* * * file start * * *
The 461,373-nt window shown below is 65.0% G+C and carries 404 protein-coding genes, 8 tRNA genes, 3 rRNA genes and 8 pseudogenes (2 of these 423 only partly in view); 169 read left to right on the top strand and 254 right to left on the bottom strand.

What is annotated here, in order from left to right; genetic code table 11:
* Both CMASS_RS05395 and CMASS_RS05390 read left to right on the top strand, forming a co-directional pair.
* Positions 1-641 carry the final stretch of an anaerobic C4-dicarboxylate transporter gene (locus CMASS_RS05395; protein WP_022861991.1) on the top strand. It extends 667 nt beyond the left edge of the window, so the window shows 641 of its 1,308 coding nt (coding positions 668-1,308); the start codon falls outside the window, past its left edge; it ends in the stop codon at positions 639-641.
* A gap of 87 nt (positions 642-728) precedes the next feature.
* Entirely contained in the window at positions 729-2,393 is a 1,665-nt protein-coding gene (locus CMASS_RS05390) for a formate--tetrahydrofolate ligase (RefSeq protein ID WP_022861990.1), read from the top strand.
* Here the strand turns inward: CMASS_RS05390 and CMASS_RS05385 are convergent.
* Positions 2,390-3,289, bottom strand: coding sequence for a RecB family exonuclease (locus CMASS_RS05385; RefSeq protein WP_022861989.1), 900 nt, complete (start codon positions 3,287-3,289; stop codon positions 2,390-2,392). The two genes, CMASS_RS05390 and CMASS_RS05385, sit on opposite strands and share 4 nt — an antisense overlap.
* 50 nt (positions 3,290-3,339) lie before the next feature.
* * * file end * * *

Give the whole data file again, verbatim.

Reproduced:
The 461,373-nt window shown below is 65.0% G+C and carries 404 protein-coding genes, 8 tRNA genes, 3 rRNA genes and 8 pseudogenes (2 of these 423 only partly in view); 169 read left to right on the top strand and 254 right to left on the bottom strand.

What is annotated here, in order from left to right; genetic code table 11:
* Both CMASS_RS05395 and CMASS_RS05390 read left to right on the top strand, forming a co-directional pair.
* Positions 1-641 carry the final stretch of an anaerobic C4-dicarboxylate transporter gene (locus CMASS_RS05395; protein WP_022861991.1) on the top strand. It extends 667 nt beyond the left edge of the window, so the window shows 641 of its 1,308 coding nt (coding positions 668-1,308); the start codon falls outside the window, past its left edge; it ends in the stop codon at positions 639-641.
* A gap of 87 nt (positions 642-728) precedes the next feature.
* Entirely contained in the window at positions 729-2,393 is a 1,665-nt protein-coding gene (locus CMASS_RS05390) for a formate--tetrahydrofolate ligase (RefSeq protein ID WP_022861990.1), read from the top strand.
* Here the strand turns inward: CMASS_RS05390 and CMASS_RS05385 are convergent.
* Positions 2,390-3,289, bottom strand: coding sequence for a RecB family exonuclease (locus CMASS_RS05385; RefSeq protein WP_022861989.1), 900 nt, complete (start codon positions 3,287-3,289; stop codon positions 2,390-2,392). The two genes, CMASS_RS05390 and CMASS_RS05385, sit on opposite strands and share 4 nt — an antisense overlap.
* 50 nt (positions 3,290-3,339) lie before the next feature.